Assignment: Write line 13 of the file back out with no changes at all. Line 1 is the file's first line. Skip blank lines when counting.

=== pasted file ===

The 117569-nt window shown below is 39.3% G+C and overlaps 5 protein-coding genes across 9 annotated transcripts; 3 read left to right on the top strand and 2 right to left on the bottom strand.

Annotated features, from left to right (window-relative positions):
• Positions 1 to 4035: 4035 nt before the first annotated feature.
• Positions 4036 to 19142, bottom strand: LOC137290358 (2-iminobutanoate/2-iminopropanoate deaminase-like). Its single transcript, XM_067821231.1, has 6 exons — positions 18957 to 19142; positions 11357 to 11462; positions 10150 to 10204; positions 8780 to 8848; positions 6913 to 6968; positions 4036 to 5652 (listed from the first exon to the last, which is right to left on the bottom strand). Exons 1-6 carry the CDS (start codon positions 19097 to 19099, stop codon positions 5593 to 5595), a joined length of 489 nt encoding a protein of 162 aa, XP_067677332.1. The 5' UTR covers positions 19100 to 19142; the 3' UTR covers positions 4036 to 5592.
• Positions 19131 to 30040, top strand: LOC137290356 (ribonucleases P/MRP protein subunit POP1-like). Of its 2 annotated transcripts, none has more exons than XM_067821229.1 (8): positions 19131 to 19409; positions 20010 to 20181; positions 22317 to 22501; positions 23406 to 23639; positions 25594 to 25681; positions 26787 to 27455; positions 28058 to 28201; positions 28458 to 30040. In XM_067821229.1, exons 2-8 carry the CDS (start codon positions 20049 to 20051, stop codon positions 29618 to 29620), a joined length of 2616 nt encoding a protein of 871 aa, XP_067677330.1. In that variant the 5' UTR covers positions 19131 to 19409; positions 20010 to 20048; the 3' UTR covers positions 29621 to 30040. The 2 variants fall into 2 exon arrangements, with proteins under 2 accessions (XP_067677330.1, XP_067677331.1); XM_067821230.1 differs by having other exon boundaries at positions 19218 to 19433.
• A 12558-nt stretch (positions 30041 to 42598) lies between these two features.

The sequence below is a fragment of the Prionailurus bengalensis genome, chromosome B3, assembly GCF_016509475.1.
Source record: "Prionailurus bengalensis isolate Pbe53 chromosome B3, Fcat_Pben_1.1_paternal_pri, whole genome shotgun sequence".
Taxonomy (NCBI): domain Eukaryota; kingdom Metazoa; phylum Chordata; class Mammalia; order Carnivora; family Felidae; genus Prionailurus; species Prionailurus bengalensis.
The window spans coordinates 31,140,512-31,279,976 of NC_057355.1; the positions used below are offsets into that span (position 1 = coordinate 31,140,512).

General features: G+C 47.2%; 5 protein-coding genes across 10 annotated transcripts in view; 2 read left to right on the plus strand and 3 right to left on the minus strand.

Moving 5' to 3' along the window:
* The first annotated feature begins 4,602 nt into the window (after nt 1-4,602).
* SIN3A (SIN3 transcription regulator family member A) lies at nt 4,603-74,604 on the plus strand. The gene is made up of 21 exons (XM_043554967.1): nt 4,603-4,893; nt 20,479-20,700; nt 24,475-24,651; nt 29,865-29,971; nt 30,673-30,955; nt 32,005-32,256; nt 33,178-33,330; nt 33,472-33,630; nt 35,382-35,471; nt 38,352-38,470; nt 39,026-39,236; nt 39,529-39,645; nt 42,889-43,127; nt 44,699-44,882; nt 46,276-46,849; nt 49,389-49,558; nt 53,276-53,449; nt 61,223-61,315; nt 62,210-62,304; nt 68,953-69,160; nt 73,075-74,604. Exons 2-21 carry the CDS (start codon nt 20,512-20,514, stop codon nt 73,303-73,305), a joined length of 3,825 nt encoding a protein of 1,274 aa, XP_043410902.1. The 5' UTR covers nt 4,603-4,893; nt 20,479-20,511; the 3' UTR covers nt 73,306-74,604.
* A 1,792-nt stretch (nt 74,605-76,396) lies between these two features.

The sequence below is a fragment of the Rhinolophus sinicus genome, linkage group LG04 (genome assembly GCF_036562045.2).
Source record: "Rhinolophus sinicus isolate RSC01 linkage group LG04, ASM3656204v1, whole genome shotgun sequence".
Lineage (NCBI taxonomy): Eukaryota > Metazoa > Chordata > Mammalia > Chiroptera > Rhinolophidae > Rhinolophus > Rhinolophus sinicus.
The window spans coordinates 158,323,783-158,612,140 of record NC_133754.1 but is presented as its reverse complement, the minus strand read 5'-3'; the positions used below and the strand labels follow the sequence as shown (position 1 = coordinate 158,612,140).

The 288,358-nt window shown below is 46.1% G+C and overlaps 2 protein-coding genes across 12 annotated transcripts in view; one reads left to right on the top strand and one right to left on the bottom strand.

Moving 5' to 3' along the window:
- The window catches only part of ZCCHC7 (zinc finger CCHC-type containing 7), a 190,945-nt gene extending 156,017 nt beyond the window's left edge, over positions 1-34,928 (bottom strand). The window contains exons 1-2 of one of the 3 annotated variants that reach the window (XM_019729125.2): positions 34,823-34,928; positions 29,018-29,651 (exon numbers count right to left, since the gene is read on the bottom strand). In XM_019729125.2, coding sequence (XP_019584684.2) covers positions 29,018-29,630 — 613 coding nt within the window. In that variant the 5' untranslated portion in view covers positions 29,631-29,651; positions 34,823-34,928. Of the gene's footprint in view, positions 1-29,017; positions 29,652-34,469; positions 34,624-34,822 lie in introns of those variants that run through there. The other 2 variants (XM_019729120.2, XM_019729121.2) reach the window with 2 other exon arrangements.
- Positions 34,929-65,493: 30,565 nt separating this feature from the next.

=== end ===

* The first annotated feature begins 4,602 nt into the window (after nt 1-4,602).